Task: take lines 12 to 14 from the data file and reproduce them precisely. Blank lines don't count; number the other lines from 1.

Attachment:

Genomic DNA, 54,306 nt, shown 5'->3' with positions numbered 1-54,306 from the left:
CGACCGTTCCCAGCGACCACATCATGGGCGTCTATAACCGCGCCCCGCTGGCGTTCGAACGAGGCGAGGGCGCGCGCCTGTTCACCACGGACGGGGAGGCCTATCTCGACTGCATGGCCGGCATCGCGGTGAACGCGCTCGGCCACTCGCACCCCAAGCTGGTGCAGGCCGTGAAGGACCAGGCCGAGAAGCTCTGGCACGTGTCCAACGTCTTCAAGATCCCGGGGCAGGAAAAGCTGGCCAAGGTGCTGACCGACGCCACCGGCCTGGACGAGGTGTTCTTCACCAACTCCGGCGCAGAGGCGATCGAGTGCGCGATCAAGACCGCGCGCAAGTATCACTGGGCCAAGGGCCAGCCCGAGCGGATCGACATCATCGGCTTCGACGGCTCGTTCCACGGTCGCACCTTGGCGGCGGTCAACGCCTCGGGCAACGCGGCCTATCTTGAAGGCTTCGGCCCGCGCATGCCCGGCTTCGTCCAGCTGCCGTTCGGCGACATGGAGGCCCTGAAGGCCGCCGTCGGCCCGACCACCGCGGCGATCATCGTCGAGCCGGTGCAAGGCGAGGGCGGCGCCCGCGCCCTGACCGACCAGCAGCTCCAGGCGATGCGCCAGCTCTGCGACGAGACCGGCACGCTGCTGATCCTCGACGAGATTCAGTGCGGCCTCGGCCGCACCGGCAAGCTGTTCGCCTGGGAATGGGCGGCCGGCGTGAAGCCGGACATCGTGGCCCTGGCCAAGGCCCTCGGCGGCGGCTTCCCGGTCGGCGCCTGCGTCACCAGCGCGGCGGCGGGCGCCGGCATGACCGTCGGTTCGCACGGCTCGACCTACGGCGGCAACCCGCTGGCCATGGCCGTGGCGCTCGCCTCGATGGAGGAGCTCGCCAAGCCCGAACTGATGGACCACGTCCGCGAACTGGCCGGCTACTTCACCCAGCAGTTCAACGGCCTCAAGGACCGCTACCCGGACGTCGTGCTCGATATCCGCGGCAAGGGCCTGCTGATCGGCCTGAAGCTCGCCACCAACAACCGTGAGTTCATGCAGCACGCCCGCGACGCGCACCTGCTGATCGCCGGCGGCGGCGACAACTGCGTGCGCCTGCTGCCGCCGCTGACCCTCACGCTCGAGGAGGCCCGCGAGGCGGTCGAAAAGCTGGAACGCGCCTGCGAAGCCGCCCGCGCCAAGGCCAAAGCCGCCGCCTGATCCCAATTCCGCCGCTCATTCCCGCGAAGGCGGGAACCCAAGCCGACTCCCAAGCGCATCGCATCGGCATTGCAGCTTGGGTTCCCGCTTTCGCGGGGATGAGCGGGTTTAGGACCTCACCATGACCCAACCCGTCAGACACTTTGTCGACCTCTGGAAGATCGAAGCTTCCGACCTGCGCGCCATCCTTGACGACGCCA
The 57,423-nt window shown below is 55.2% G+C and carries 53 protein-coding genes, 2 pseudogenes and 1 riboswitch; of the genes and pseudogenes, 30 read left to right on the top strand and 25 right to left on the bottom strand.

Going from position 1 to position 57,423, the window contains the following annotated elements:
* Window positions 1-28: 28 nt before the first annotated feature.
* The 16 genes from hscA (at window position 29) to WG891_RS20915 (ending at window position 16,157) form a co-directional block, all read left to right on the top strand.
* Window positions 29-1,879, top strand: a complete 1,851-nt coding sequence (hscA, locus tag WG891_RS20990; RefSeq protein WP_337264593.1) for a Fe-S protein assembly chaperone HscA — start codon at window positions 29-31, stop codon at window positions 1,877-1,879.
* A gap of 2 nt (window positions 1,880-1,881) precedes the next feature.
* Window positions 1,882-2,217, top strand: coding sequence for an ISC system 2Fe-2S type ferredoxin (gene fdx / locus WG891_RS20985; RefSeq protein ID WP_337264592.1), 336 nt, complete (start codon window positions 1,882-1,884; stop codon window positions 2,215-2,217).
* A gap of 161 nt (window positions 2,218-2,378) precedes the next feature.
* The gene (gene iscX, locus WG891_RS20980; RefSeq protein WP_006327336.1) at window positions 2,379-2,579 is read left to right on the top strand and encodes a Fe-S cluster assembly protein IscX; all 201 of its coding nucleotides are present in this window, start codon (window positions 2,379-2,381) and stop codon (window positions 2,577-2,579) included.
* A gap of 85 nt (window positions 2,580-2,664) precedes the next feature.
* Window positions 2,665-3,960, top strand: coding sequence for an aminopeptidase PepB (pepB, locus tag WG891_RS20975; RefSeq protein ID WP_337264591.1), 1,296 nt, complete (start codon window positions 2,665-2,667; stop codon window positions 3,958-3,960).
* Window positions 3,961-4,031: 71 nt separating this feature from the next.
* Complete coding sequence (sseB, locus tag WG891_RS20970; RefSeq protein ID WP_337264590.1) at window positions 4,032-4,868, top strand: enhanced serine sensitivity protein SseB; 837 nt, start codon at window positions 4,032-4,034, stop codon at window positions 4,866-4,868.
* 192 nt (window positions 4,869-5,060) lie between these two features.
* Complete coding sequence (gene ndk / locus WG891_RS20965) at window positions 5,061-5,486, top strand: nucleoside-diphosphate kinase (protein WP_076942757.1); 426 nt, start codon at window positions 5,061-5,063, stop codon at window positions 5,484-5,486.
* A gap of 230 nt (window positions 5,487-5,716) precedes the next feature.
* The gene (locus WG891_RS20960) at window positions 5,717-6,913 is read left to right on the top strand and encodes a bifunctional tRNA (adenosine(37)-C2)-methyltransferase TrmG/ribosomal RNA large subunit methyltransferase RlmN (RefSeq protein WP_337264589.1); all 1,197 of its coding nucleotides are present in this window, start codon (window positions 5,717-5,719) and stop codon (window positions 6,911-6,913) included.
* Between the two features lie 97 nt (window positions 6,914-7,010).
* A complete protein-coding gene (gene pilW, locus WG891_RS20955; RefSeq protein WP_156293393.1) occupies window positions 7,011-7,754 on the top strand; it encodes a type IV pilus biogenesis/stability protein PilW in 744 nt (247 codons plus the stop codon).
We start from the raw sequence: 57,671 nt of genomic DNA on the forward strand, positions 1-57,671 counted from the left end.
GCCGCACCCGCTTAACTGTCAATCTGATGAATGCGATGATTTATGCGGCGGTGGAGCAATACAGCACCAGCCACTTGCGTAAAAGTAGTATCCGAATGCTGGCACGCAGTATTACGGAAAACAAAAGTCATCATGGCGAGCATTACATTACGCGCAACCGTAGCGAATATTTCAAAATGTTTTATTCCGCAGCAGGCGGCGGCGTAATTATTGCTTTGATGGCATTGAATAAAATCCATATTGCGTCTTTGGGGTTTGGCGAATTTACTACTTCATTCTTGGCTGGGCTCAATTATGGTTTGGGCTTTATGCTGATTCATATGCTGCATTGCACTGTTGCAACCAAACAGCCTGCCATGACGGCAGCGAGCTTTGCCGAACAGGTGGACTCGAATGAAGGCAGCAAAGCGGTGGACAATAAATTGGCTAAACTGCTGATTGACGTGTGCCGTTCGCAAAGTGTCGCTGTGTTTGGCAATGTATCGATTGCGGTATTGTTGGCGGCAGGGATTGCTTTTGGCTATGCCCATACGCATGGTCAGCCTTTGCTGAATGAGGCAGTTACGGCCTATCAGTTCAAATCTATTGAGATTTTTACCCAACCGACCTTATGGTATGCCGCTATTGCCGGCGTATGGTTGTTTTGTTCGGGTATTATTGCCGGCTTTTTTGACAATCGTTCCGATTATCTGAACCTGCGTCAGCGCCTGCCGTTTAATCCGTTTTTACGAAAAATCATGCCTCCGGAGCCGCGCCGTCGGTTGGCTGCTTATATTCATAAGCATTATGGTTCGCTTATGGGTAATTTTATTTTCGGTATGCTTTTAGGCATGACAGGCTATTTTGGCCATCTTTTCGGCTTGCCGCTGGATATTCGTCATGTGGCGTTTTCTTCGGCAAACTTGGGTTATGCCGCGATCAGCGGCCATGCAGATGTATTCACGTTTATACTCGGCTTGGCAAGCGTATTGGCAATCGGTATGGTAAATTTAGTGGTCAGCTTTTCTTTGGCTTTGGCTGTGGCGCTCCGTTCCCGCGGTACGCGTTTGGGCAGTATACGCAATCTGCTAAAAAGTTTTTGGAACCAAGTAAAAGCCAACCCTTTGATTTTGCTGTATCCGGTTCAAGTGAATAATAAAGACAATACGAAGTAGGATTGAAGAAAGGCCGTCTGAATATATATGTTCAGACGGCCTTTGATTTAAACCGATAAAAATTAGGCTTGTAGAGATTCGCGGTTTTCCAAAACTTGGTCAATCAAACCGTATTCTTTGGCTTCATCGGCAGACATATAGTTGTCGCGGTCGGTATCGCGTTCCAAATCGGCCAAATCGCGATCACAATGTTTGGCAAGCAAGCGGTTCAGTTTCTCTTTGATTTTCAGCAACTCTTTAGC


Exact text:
* A gap of 85 nt (window positions 2,580-2,664) precedes the next feature.
* Window positions 2,665-3,960, top strand: coding sequence for an aminopeptidase PepB (pepB, locus tag WG891_RS20975; RefSeq protein ID WP_337264591.1), 1,296 nt, complete (start codon window positions 2,665-2,667; stop codon window positions 3,958-3,960).
* Window positions 3,961-4,031: 71 nt separating this feature from the next.